Artesunate

Last updated on RxList: 7/7/2020
Artesunate Side Effects Center

Medical Editor: John P. Cunha, DO, FACOEP

What Is Artesunate?

Artesunate for Injection is an antimalarial indicated for the initial treatment of severe malaria in adult and pediatric patients. Treatment of severe malaria with Artesunate for Injection should always be followed by a complete treatment course of an appropriate oral antimalarial regimen.

What Are Side Effects of Artesunate?

Side effects of Artesunate include:

Dosage for Artesunate

The recommended dosage of Artesunate for Injection is 2.4 mg/kg administered intravenously at 0 hours, 12 hours, and 24 hours, and thereafter administered once daily until the patient is able to tolerate oral antimalarial therapy.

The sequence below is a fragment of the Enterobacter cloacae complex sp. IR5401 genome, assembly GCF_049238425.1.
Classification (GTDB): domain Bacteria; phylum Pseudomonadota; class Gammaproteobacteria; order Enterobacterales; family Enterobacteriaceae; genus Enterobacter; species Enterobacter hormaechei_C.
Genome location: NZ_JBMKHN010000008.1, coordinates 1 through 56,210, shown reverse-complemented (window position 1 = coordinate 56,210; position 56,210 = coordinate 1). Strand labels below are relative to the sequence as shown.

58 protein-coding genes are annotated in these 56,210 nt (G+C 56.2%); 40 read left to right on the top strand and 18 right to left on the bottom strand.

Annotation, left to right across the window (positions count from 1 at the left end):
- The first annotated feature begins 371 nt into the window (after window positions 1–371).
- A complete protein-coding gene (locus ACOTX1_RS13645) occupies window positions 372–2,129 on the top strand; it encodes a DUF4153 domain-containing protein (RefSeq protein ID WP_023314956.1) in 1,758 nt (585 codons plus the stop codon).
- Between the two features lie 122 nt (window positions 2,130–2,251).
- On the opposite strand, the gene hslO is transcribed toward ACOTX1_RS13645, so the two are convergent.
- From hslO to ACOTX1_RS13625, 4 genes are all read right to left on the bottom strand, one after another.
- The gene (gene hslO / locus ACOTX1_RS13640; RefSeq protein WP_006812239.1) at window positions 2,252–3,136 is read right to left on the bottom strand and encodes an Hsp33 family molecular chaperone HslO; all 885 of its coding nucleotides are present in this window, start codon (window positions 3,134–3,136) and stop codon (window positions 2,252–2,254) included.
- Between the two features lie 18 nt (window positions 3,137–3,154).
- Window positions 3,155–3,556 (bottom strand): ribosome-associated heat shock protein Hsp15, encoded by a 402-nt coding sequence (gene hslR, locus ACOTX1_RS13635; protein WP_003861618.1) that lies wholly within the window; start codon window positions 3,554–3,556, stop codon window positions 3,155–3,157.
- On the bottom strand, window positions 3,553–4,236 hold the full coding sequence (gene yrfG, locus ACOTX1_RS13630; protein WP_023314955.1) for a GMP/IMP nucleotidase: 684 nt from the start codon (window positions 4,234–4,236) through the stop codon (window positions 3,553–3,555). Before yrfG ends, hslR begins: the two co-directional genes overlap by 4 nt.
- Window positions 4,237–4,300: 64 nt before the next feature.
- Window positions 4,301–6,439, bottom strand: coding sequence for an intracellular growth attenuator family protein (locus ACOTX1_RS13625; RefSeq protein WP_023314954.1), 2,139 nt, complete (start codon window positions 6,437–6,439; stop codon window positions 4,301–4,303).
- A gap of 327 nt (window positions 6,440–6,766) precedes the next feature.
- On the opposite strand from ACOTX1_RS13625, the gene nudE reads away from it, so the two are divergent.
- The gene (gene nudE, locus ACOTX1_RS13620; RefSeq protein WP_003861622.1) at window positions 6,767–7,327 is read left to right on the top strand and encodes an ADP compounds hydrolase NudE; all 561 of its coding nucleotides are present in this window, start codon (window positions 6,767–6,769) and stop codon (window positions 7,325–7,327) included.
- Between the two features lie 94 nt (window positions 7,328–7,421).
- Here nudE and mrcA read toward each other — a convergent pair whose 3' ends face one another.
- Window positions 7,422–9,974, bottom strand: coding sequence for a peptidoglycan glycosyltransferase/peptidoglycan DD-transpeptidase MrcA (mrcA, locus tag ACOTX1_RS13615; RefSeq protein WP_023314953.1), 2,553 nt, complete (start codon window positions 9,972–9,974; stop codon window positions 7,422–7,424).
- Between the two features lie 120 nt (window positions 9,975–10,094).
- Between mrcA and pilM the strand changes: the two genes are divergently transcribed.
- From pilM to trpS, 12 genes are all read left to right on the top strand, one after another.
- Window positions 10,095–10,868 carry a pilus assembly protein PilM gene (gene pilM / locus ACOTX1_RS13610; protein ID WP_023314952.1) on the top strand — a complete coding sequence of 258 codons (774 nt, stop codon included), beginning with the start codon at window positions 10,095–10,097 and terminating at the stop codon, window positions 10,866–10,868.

Artesunate In Children

The safety and effectiveness of Artesunate for Injection for the treatment of severe malaria have been established in pediatric patients. Use of Artesunate for Injection for this indication is supported by evidence from adequate and well-controlled studies in adults and pediatric patients with additional pharmacokinetic and safety data in pediatric patients aged 6 months and older. For pediatric patients younger than 6 months of age, a pharmacokinetic (PK) extrapolation approach using modeling and simulation indicated comparable or higher predicted P K steady-state AUC of DHA between this age group and older children or adults at the recommended 2.4 mg/kg dose regimen of Artesunate for Injection. No notable safety issues were identified in limited published safety and outcome data for Artesunate for Injection in pediatric patients younger than 6 months of age with severe malaria. No dose adjustment is necessary for pediatric patients regardless of age or bodyweight.

What Drugs, Substances, or Supplements Interact with Artesunate?

Artesunate may interact with other medicines such as:

  • ritonavir,
  • nevirapine,
  • strong UGT inducers (e.g., rifampin, carbamazepine, phenytoin), and
  • UGT inhibitors (e.g., axitinib, vandetanib, imatinib, diclofenac)

Tell your doctor all medications and supplements you use.